What are the differences between a temp job and a part-time job?

What are the differences between a temp job and a part-time job?

September 25, 2019 7:28 am

People often confuse temporary work with part-time work, but there are distinct differences between these employment arrangements. We asked business leaders to discuss key differences between these two types of work. Here’s what they had to say.

Stephanie Dennis

Stephanie Dennis

Career Coach and Talent Acquisition Consultant

Stephanie Dennis is on a mission to empower people to take control of their careers by offering holistic career advice.

A temp job is just that—temporary—and generally for a pre-determined time at the time of hire. Usually 3, 6, 9 or 12 months, but it can really vary depending on the organization’s needs.

If someone does well in a temp job, it is possible for them to be hired full time.

You can be hired for a temp job in 1 of 2 ways:

  1. Through the company directly. For example, if you are doing work for ABC Inc, you are paid by ABC Inc directly.
  2. Through a staffing company. For example, you do work for ABC Inc and likely sit in the ABC Inc office but are paid by my XYZ Staffing.

Oftentimes, temps who are hired directly through companies have little to no benefits, whereas when someone goes through a staffing company, they have more benefits available to them.

To add to the complexity, you can also be a W2 or 1099 temp; however, 1099 generally refers to independent contracts, but not always.

A part-time job (that is not designated as a temp, contract, etc. because you can have part time temps) is a permanent role that will be needed on an ongoing basis. You work directly for the company hiring you, and there is no staffing company involved on an ongoing basis (you could hire a staffing company to fill a part-time permanent role and pay a fee for that person). Benefits are similar to temp, though with little to no benefits options for part-time employees. However, this can certainly depend on the organization you are working for.

Jason Yau

Jason Yau

Jason Yau is the VP of E-Commerce & General Manager of CanvasPeople

Hiring for part-time or temp work are strategies that companies use in order to be more cost-effective when it comes to staffing/employment practices. It’s understandable why some would be under the impression that they are exactly alike. Temp work is more clearly defined in terms of how long the job is for. Before being hired, you’ll be told that when it ends and if there will be a potential temp-to-hire opportunity (this is highly dependent on costs, state of the business, etc.) For part-time work, the definition is a bit looser.

Essentially, if you’re working under 35 hours/week, you fall under the “part-time” umbrella. Knowing this, you can absolutely be working part-time in a temporary role. However, the differences are typically reflected in benefits, pay, etc. Many companies will apply pro-rated pay and benefits to their part-time employees in accordance with those that the full-time employees have. This is not the case for a temp/contract position. You might find yourself asking how temp work is even legal or if they get to share any perks that part-time employees do. Temp employees are still fully entitled to employment rights, labor laws, etc.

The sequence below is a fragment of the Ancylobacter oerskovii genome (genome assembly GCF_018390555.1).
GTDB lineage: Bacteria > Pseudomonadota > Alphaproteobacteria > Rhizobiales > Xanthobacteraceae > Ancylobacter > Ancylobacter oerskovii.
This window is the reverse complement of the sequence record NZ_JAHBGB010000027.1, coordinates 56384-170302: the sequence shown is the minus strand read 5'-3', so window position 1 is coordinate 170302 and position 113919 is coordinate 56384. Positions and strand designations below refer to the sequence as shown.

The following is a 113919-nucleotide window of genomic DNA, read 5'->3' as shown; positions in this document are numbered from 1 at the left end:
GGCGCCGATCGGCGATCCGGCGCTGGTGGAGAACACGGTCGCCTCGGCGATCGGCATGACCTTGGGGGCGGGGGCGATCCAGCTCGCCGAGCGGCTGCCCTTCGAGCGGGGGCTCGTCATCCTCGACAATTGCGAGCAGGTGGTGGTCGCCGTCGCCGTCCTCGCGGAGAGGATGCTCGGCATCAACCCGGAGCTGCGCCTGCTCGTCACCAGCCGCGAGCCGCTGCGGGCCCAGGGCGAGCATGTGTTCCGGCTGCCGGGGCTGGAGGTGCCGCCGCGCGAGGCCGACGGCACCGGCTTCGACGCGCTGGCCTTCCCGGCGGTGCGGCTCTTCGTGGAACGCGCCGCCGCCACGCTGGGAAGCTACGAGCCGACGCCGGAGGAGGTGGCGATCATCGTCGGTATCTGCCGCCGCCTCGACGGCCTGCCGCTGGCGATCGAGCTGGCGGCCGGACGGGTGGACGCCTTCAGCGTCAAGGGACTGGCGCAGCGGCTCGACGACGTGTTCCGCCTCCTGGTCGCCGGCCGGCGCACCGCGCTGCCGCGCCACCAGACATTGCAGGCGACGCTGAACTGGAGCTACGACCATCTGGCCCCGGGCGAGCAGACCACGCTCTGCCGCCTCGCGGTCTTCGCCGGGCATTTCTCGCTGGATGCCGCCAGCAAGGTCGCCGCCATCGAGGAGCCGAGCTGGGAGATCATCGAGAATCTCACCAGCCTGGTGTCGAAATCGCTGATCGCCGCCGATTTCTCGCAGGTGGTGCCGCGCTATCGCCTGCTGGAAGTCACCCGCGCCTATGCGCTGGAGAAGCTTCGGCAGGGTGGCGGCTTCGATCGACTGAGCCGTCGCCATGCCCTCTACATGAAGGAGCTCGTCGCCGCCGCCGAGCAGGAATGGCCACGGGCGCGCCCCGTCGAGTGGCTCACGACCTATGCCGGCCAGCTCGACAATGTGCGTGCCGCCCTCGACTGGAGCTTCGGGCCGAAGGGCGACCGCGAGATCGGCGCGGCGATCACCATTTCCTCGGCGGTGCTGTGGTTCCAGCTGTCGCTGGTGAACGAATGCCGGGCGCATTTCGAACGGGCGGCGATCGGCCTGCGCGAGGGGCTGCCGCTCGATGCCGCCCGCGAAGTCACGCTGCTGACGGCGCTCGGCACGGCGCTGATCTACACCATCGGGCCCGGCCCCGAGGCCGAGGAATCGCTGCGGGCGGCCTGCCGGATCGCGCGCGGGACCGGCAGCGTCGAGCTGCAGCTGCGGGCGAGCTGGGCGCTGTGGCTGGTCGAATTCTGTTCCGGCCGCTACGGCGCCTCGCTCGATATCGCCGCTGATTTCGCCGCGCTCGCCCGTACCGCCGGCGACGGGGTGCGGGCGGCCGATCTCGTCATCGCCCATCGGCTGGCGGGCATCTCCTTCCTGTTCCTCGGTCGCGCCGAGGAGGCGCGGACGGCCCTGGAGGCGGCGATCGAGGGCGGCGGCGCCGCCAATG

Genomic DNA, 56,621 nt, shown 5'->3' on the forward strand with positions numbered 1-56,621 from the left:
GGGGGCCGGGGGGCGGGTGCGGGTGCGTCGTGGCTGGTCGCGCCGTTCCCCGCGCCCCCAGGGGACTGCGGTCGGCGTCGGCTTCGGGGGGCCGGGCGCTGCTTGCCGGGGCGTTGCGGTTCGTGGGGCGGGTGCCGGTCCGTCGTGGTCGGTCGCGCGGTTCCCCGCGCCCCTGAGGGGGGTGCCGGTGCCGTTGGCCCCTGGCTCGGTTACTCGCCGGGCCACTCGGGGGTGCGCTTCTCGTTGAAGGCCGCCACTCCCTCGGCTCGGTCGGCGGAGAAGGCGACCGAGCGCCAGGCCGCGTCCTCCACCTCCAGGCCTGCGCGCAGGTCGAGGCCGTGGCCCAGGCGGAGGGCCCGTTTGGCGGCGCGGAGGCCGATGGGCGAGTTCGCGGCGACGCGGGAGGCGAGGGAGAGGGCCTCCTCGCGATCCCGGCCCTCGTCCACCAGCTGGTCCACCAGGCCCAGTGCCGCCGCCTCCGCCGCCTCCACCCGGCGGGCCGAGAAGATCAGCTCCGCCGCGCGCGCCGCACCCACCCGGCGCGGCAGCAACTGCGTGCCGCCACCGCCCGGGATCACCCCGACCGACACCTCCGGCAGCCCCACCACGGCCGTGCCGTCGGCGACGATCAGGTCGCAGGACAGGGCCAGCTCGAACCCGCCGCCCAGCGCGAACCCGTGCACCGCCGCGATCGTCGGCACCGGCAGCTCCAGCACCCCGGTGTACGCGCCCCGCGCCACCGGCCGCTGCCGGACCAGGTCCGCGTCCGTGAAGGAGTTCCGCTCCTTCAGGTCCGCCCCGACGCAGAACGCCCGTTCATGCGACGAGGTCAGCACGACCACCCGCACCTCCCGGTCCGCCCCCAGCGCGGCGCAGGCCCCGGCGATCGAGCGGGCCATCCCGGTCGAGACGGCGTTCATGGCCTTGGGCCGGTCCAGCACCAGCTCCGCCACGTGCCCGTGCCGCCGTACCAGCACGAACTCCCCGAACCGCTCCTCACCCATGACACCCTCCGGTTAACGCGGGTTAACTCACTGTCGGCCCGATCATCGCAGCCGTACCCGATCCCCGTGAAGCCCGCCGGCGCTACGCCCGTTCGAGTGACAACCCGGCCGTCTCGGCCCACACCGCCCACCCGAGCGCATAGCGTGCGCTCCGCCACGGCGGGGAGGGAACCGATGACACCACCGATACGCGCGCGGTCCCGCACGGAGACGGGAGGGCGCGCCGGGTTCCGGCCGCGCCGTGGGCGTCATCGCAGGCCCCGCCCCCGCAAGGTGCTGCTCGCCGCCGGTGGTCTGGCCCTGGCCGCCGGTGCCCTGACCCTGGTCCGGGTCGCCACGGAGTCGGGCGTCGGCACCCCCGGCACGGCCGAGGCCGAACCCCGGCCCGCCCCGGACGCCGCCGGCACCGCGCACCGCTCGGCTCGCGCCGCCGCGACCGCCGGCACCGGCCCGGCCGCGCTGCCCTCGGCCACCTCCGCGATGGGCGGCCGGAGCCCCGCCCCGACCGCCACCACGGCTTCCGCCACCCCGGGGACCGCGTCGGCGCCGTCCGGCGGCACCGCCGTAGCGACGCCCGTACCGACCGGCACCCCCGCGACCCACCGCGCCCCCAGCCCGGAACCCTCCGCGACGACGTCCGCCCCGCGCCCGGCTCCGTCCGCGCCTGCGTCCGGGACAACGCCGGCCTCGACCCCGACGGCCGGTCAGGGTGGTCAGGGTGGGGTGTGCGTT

Polly Kay

Polly Kay

Senior Marketing Manager at englishblinds.co.uk

Polly Kay has over a decade of experience as a digital marketing consultant and senior marketing manager, serving a diverse range of clients ranging from SMEs to large international corporations and household names.

A temp job might involve working either part-time or full-time hours, but by definition, it is a job that is intended to be performed on a short-term basis, or for a finite period of time. A temp job might continue for a day, a few days or for much longer – such as is often the case for maternity leave cover– but it is designed to be temporary, rather than a permanent, ongoing form of employment.

Temp jobs might also be available at short notice and involve a variety of different hours and working patterns, while most part-time jobs offer more regularity and consistency in terms of scheduling.

Businesses might employ temp workers when the amount of work available at any given time can be highly variable (such as within the hospitality trade), when the work is project-based with gaps between projects (such as within the construction trade) or at seasonally busy periods (such as in the run-up to the holiday season in retail units). All of these scenarios require additional staffing at certain times and this need may be replicated on a regular or semi-regular basis rather than being unpredictable or anomalous. Such scenarios neither warrant nor necessitate the retention of additional permanent staff, due to the times when little or no work is available for them.

Additionally, some small businesses during their early days may employ temp workers rather than permanent workers, even though they intend to keep the workers on long-term, as the uncertainty of the business’s future or their ability to offer the type of benefits permanent workers expect might impact their hiring practices.

Temp workers rarely receive the same types of benefits as part-time or full-time permanent workers, like healthcare, dental coverage, and paid vacation, but in some cases, they may be paid at a slightly higher rate to accommodate for these factors.

John Linden

John Linden

Designer

John Linden is a well-known, Los Angeles-based interior designer at mirrorcoop.com. Established in 2013, Los Angeles, California’s Mirror Coop is an online, curated collection of vintage, MidCentury, Art Deco furniture.

Basically, somebody who works under 35 hours per week is classified as a part-time employee. Any longer than that and they would be classified as full-time worker. On the other hand, temporary employees can work either part-time or full-time. They could clock in more than 35 hours a week and work full-time but still be considered a temporary employee. In fact, most temporary contracts assign people to cover for permanent employees who have gone on leave.